For example once I change something in one post I have a need in the back of my head to do the same with the rest of the posts on my blog and you can imagine how time consuming that can be.
It took me a while and many sleepless nights before I have learned to delegate. I have 3 VAs and all of them are responsible for different things so I can sleep peacefully.
But there are things, which I do not feel I can give to my VAs, because people follow me, my person and I’m not sure they can handle some SM like it would be me behind computer and those I take care myself. Like Facebook, Twitter, IG and writing my posts.
I can’t imagine my life without Buffer. I use Business plan, which allows you to schedule up to 100 tweets, and I do that, 3 a day.
I always schedule for a month upfront so I do not have to worry on those days that I travel or just busy with my private life.
I use Iconosquare for my IG profile to track everything I may need to know, all the comments to answer, best time to post, I love it and I rock IG with this great help.
It is a pure pleasure to have such a useful tool on my side.
Facebook is a totally different thing, as I do not have a fan page only my private profile which people can follow and they do, so I do post often from Instagram but except this I just use FB like we all do and it is working for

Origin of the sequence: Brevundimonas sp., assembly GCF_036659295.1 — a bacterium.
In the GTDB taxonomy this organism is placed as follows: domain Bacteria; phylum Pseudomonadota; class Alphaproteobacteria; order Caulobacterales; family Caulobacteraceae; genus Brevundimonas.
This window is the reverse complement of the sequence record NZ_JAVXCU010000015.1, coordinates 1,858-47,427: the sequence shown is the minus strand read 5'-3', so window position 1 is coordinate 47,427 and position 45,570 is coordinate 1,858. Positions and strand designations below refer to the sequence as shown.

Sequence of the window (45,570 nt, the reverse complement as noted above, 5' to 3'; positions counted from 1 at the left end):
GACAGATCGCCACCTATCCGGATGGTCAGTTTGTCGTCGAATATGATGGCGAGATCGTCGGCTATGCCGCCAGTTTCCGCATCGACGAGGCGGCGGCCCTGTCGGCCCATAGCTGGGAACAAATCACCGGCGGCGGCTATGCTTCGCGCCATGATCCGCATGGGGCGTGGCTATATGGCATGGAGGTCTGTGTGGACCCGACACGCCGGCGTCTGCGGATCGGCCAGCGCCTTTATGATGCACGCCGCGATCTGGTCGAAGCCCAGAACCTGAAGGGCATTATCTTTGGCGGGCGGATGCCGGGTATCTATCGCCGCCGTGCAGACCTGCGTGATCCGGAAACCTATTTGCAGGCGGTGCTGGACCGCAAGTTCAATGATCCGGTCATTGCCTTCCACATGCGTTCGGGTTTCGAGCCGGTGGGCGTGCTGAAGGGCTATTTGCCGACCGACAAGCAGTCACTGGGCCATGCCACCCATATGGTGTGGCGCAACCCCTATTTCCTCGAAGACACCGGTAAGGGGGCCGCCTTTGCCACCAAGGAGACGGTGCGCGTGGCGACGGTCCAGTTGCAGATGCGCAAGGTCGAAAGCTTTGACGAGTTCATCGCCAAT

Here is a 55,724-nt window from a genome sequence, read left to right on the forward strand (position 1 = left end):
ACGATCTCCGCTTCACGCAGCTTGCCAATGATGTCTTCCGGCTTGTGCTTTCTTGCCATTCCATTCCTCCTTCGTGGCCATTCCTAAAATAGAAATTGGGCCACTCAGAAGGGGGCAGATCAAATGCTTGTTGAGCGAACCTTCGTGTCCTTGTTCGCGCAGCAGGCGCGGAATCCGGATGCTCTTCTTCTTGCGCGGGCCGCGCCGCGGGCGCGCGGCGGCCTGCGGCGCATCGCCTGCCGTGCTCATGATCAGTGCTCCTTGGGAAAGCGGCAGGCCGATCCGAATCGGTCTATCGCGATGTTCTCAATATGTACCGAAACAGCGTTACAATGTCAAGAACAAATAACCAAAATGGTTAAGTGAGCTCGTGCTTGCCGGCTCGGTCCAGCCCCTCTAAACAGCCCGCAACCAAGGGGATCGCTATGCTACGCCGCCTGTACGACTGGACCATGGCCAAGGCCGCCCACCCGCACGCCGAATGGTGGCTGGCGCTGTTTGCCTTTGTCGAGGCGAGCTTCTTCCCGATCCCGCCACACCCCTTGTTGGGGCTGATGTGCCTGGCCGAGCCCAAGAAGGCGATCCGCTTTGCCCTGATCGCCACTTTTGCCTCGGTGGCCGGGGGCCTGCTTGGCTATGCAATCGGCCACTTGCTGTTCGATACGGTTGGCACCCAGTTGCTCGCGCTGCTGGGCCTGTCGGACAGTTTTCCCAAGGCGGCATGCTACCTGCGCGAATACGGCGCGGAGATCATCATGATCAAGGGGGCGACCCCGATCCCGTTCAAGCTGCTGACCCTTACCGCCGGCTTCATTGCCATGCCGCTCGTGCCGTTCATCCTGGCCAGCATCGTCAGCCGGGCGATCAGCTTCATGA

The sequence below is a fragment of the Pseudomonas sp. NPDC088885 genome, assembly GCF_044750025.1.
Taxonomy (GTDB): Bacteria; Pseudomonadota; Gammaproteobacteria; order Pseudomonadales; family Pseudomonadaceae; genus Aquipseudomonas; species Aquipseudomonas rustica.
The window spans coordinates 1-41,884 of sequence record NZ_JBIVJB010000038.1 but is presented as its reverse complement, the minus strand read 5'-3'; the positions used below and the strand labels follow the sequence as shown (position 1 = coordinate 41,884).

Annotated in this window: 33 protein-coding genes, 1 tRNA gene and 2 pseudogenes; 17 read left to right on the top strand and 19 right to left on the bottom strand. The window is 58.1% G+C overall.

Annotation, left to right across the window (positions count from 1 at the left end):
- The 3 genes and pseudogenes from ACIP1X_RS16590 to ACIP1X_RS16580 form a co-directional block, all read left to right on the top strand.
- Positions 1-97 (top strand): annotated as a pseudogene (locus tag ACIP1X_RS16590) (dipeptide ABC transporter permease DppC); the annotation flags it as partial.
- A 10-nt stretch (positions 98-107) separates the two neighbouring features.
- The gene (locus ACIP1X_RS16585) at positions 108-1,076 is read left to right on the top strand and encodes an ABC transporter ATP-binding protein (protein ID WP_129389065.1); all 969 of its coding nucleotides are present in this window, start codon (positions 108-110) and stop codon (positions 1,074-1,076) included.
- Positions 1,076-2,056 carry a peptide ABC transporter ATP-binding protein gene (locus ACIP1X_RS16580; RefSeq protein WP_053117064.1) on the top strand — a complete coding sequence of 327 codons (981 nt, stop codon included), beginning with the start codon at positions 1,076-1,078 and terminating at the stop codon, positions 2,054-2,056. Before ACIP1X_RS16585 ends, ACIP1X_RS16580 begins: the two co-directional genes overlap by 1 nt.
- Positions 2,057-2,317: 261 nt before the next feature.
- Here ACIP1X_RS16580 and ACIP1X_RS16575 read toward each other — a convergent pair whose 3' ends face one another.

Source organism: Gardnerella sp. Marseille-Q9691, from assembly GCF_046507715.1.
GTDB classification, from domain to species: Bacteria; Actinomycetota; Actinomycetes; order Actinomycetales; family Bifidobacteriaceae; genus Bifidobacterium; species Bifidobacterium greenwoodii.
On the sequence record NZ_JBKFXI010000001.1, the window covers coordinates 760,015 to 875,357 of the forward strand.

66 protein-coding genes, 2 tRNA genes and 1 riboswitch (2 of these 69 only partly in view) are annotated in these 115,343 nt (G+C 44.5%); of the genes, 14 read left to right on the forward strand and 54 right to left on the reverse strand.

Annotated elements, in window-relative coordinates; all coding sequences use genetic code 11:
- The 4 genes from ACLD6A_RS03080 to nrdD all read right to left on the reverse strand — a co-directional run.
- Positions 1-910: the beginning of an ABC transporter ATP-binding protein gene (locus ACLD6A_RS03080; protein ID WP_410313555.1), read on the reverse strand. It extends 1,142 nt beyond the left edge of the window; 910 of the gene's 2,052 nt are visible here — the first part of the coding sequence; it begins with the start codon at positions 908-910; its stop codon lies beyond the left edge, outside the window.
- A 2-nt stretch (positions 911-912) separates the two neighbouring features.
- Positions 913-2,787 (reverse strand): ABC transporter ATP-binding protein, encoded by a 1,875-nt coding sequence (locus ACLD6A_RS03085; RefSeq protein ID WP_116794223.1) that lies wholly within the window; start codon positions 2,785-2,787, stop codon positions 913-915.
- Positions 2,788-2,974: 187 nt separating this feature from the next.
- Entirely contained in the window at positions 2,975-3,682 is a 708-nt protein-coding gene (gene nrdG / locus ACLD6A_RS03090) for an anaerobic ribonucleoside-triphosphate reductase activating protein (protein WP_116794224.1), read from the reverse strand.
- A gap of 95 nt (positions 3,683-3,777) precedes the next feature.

Things like Google+, Pinterest, Stumble Upon and any other social media platforms, which I do not like and do not want to use myself I trust my VAs with it. They as well use plenty of scheduling apps that are making their life easier such as Hootsuite.
I use several systems and tools to balance my blogging and personal life. For me, it’s all about creating efficient systems, and setting boundaries.
I’m a big fan of working in chunks, or batches, of time. I like to focus on one task for a bit, and then switch things up by doing something completely different.
For example, I may write a blog post for an hour, then do a little bit of administration, followed by social media work, perhaps followed by some brainstorming. I can get things done easily this way without losing too much momentum.